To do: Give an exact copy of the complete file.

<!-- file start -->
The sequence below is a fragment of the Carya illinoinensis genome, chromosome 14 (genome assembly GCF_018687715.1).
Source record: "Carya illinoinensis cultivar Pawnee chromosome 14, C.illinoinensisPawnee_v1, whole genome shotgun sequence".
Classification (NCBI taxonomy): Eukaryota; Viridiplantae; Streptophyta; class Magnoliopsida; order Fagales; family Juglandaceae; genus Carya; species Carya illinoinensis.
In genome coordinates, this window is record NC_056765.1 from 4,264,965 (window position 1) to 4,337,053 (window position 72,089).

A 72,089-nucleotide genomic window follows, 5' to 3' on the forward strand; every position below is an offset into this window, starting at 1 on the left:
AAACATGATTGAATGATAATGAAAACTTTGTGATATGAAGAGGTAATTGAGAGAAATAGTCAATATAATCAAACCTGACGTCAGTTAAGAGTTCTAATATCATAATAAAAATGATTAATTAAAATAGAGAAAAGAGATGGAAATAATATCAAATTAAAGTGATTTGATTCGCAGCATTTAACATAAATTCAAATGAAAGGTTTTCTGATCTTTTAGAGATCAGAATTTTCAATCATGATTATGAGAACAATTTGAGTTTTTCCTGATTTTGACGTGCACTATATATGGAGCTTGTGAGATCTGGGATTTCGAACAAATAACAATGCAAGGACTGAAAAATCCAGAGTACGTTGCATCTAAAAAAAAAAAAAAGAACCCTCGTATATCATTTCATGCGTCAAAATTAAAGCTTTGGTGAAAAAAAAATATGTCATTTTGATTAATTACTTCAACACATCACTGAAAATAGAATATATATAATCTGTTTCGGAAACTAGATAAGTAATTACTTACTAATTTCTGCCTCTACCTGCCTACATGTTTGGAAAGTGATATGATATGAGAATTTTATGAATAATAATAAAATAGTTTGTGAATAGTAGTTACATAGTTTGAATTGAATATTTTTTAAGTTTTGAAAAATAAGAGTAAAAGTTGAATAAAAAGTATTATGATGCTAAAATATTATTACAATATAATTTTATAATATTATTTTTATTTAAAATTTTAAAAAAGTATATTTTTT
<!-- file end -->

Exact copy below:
The sequence below is a fragment of the Carya illinoinensis genome, chromosome 14 (genome assembly GCF_018687715.1).
Source record: "Carya illinoinensis cultivar Pawnee chromosome 14, C.illinoinensisPawnee_v1, whole genome shotgun sequence".
Classification (NCBI taxonomy): Eukaryota; Viridiplantae; Streptophyta; class Magnoliopsida; order Fagales; family Juglandaceae; genus Carya; species Carya illinoinensis.
In genome coordinates, this window is record NC_056765.1 from 4,264,965 (window position 1) to 4,337,053 (window position 72,089).

A 72,089-nucleotide genomic window follows, 5' to 3' on the forward strand; every position below is an offset into this window, starting at 1 on the left:
AAACATGATTGAATGATAATGAAAACTTTGTGATATGAAGAGGTAATTGAGAGAAATAGTCAATATAATCAAACCTGACGTCAGTTAAGAGTTCTAATATCATAATAAAAATGATTAATTAAAATAGAGAAAAGAGATGGAAATAATATCAAATTAAAGTGATTTGATTCGCAGCATTTAACATAAATTCAAATGAAAGGTTTTCTGATCTTTTAGAGATCAGAATTTTCAATCATGATTATGAGAACAATTTGAGTTTTTCCTGATTTTGACGTGCACTATATATGGAGCTTGTGAGATCTGGGATTTCGAACAAATAACAATGCAAGGACTGAAAAATCCAGAGTACGTTGCATCTAAAAAAAAAAAAAAGAACCCTCGTATATCATTTCATGCGTCAAAATTAAAGCTTTGGTGAAAAAAAAATATGTCATTTTGATTAATTACTTCAACACATCACTGAAAATAGAATATATATAATCTGTTTCGGAAACTAGATAAGTAATTACTTACTAATTTCTGCCTCTACCTGCCTACATGTTTGGAAAGTGATATGATATGAGAATTTTATGAATAATAATAAAATAGTTTGTGAATAGTAGTTACATAGTTTGAATTGAATATTTTTTAAGTTTTGAAAAATAAGAGTAAAAGTTGAATAAAAAGTATTATGATGCTAAAATATTATTACAATATAATTTTATAATATTATTTTTATTTAAAATTTTAAAAAAGTATATTTTTT